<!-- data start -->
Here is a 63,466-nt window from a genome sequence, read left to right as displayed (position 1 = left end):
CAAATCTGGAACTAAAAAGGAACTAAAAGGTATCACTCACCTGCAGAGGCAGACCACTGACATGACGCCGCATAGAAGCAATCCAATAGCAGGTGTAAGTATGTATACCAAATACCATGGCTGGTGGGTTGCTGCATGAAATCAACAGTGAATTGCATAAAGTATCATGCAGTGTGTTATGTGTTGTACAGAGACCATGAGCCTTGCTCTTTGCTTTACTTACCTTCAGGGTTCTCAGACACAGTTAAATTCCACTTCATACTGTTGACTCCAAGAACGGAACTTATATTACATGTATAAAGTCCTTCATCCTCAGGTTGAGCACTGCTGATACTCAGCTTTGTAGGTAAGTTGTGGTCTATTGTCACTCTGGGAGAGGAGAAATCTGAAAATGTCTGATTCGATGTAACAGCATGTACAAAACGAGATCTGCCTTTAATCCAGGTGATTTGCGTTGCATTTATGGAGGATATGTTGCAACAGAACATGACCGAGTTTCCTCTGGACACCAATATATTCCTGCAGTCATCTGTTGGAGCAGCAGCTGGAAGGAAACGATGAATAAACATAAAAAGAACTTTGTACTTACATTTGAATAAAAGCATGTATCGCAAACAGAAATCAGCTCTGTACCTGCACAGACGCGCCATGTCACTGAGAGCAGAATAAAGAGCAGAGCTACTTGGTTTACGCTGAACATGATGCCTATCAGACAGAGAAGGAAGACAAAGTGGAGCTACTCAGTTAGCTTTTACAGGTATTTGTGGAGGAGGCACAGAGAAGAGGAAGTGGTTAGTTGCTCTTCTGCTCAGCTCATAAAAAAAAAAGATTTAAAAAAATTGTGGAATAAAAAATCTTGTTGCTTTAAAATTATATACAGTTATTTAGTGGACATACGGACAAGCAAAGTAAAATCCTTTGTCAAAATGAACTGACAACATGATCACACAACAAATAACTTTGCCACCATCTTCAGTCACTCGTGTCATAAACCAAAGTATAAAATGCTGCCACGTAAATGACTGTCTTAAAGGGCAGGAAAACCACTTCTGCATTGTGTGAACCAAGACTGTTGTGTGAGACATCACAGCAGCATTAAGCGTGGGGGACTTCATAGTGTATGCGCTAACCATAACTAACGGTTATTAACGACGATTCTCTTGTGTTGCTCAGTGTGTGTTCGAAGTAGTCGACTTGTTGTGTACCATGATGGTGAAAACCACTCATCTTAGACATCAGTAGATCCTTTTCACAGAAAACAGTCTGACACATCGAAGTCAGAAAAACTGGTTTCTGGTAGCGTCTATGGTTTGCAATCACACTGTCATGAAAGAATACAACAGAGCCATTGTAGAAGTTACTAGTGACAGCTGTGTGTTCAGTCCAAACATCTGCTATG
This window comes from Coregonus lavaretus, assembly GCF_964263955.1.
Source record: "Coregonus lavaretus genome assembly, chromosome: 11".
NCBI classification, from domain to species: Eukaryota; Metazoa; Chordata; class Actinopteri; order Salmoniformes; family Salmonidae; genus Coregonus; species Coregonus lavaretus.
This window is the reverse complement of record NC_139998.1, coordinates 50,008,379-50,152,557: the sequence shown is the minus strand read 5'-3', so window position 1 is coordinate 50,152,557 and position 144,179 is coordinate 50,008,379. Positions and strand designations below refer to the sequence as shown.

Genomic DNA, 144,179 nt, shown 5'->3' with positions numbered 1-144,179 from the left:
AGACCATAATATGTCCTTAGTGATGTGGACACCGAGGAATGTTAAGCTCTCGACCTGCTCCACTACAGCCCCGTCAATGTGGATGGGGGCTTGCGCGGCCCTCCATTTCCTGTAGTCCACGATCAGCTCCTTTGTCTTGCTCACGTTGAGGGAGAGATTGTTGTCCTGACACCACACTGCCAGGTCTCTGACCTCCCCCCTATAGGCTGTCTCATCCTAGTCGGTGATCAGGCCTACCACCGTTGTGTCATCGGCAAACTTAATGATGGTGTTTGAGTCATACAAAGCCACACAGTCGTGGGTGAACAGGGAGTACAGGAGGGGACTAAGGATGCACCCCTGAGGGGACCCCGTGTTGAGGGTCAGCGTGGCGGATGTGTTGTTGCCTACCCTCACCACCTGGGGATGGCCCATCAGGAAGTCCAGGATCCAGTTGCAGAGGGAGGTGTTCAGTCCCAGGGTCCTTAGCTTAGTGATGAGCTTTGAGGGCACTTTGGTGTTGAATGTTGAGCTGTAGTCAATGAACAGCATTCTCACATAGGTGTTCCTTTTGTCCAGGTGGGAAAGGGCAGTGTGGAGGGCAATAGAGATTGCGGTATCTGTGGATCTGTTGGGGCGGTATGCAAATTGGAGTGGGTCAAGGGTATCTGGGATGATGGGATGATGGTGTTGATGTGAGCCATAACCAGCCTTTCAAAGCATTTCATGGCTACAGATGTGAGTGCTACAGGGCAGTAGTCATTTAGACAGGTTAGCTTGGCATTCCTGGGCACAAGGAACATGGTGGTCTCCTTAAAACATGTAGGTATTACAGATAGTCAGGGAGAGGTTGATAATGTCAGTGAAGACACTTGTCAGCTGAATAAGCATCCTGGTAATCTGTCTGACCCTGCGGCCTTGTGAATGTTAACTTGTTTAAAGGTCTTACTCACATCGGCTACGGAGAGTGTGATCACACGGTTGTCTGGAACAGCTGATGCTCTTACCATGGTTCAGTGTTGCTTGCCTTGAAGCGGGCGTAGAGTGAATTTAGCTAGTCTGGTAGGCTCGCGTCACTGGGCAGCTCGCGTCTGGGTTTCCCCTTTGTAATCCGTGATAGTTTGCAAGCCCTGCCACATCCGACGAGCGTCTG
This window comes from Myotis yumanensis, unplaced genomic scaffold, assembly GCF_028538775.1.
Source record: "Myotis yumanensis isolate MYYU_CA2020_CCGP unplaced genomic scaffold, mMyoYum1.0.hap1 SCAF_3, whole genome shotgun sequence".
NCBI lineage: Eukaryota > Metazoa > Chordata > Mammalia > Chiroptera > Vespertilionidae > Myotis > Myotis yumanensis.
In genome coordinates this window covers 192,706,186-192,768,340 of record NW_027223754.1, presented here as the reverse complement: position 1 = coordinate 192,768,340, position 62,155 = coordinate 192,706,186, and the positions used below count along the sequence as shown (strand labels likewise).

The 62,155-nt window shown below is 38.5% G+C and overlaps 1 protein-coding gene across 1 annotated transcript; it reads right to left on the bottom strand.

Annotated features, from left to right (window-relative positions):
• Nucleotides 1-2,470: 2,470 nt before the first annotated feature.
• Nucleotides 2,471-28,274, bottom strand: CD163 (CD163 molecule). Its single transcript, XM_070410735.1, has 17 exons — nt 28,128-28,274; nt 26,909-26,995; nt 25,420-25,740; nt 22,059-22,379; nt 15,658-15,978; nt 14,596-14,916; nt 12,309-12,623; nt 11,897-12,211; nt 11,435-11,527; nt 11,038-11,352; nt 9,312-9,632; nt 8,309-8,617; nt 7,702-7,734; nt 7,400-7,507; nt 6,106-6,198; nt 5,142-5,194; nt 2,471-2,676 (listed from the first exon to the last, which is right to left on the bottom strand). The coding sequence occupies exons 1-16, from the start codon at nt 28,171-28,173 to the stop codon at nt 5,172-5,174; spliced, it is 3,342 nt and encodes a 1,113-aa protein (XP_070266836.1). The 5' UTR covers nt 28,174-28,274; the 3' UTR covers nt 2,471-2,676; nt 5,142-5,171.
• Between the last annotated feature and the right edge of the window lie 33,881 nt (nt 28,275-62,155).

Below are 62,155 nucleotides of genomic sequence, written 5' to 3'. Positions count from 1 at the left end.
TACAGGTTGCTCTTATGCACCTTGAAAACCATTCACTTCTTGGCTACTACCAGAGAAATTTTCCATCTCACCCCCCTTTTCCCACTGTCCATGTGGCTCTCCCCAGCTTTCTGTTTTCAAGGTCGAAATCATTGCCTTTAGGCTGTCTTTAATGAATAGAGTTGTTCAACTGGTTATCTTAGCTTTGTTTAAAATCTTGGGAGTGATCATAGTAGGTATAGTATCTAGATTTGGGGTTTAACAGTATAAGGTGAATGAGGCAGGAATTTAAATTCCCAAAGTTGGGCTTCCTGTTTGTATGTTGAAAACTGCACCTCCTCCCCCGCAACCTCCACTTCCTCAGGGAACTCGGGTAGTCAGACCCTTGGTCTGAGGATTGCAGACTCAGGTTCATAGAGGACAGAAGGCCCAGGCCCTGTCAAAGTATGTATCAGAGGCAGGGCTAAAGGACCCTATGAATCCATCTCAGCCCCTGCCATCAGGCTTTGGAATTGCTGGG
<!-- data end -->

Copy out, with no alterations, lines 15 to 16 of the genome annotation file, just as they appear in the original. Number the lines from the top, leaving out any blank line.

• Nucleotides 1-2,470: 2,470 nt before the first annotated feature.
• Nucleotides 2,471-28,274, bottom strand: CD163 (CD163 molecule). Its single transcript, XM_070410735.1, has 17 exons — nt 28,128-28,274; nt 26,909-26,995; nt 25,420-25,740; nt 22,059-22,379; nt 15,658-15,978; nt 14,596-14,916; nt 12,309-12,623; nt 11,897-12,211; nt 11,435-11,527; nt 11,038-11,352; nt 9,312-9,632; nt 8,309-8,617; nt 7,702-7,734; nt 7,400-7,507; nt 6,106-6,198; nt 5,142-5,194; nt 2,471-2,676 (listed from the first exon to the last, which is right to left on the bottom strand). The coding sequence occupies exons 1-16, from the start codon at nt 28,171-28,173 to the stop codon at nt 5,172-5,174; spliced, it is 3,342 nt and encodes a 1,113-aa protein (XP_070266836.1). The 5' UTR covers nt 28,174-28,274; the 3' UTR covers nt 2,471-2,676; nt 5,142-5,171.